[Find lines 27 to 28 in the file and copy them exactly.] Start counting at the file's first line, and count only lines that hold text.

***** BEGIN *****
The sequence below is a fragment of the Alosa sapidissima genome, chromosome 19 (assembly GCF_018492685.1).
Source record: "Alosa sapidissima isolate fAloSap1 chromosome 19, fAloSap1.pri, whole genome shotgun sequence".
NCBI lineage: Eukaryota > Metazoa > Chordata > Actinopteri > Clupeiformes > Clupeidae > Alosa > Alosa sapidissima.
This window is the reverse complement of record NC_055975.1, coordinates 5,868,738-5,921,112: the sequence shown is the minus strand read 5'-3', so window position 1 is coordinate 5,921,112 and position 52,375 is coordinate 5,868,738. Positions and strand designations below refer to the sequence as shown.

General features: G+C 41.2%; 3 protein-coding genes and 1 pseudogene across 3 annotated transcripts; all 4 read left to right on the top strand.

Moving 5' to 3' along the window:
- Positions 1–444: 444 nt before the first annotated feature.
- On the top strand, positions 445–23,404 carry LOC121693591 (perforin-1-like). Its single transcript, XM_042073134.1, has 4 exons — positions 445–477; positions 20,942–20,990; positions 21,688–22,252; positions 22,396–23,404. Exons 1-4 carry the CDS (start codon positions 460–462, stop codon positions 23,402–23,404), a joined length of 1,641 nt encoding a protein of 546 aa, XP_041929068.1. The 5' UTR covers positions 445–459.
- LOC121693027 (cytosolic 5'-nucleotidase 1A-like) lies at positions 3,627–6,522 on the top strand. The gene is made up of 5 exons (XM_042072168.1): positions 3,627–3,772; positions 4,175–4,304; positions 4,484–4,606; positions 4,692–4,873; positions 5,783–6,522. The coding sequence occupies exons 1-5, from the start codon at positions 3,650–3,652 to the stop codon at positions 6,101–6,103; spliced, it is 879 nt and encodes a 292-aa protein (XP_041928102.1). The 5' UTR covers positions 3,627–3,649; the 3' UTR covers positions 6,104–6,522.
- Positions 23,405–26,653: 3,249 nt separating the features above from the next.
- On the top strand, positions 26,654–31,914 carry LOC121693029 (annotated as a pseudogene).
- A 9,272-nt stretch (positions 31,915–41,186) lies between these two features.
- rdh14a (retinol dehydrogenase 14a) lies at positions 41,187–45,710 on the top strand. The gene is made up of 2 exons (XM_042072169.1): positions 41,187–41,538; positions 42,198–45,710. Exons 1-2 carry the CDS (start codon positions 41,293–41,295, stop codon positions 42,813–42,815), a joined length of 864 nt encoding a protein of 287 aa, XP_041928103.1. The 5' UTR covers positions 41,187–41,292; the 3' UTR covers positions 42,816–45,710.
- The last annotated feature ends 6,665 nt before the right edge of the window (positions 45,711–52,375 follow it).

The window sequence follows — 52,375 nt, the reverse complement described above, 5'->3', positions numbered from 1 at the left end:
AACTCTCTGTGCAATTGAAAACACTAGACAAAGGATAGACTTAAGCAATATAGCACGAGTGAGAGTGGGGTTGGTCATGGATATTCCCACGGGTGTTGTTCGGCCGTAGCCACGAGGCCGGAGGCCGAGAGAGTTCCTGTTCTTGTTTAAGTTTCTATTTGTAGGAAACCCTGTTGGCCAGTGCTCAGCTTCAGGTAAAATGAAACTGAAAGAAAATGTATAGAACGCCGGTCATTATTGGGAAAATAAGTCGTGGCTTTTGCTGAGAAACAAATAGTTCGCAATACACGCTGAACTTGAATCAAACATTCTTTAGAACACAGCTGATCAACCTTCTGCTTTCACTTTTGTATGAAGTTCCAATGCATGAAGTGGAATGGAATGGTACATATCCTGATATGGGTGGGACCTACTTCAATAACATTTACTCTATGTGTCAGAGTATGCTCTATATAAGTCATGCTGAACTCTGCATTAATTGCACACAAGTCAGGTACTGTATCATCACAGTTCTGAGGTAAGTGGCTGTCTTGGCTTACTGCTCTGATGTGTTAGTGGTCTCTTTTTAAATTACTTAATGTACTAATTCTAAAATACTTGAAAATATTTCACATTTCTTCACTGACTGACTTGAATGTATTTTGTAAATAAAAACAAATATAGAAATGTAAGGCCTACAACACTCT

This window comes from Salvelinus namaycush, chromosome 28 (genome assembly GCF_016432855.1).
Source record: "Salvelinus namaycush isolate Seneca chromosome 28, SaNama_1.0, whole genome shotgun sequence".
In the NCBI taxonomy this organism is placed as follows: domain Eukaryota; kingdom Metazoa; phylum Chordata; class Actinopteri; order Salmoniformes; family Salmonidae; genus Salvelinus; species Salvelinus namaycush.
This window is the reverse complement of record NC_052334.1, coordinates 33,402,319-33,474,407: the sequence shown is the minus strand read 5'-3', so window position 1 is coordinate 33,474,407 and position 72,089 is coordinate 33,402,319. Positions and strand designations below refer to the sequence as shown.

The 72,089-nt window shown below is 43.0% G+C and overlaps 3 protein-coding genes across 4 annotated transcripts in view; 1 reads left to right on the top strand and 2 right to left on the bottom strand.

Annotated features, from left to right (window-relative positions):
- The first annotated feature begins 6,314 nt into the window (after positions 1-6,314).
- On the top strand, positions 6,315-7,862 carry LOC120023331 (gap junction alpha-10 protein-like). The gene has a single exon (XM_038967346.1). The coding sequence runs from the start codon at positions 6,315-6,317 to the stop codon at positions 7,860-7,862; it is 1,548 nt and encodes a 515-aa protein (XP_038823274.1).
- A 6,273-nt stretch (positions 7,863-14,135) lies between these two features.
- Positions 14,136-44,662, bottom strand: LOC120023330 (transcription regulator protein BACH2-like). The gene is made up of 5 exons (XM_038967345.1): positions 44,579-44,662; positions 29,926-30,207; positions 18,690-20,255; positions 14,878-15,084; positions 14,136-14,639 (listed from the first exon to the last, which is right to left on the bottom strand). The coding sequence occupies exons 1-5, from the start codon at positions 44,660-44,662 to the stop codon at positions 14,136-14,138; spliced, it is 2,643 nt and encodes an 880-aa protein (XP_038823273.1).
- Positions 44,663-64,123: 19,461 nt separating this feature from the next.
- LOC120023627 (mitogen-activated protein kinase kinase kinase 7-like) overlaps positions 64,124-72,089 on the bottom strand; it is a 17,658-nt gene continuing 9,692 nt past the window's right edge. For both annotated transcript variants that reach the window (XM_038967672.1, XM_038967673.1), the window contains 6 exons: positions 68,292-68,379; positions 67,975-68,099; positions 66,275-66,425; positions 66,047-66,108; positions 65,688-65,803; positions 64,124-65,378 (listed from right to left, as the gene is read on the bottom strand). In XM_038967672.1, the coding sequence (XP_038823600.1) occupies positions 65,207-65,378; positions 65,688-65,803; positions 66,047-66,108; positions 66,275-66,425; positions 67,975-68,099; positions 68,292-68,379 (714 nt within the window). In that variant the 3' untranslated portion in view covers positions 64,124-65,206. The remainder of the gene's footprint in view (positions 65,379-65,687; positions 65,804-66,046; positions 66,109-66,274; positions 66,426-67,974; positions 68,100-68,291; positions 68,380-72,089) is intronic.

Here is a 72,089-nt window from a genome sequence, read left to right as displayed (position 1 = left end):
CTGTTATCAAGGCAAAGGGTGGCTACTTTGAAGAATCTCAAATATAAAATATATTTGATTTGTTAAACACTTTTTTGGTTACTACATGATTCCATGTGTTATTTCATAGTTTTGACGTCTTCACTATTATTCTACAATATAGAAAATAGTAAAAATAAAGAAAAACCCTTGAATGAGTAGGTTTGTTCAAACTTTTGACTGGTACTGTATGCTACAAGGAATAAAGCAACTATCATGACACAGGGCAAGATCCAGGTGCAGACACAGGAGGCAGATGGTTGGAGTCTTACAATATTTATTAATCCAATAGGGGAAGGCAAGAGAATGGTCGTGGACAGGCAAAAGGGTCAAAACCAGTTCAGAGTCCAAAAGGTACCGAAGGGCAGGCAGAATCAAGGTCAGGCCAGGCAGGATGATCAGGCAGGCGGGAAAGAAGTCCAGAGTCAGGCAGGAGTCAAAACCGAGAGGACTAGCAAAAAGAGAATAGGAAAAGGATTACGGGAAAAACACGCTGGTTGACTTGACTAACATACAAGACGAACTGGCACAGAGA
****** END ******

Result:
- Positions 44,663-64,123: 19,461 nt separating this feature from the next.
- LOC120023627 (mitogen-activated protein kinase kinase kinase 7-like) overlaps positions 64,124-72,089 on the bottom strand; it is a 17,658-nt gene continuing 9,692 nt past the window's right edge. For both annotated transcript variants that reach the window (XM_038967672.1, XM_038967673.1), the window contains 6 exons: positions 68,292-68,379; positions 67,975-68,099; positions 66,275-66,425; positions 66,047-66,108; positions 65,688-65,803; positions 64,124-65,378 (listed from right to left, as the gene is read on the bottom strand). In XM_038967672.1, the coding sequence (XP_038823600.1) occupies positions 65,207-65,378; positions 65,688-65,803; positions 66,047-66,108; positions 66,275-66,425; positions 67,975-68,099; positions 68,292-68,379 (714 nt within the window). In that variant the 3' untranslated portion in view covers positions 64,124-65,206. The remainder of the gene's footprint in view (positions 65,379-65,687; positions 65,804-66,046; positions 66,109-66,274; positions 66,426-67,974; positions 68,100-68,291; positions 68,380-72,089) is intronic.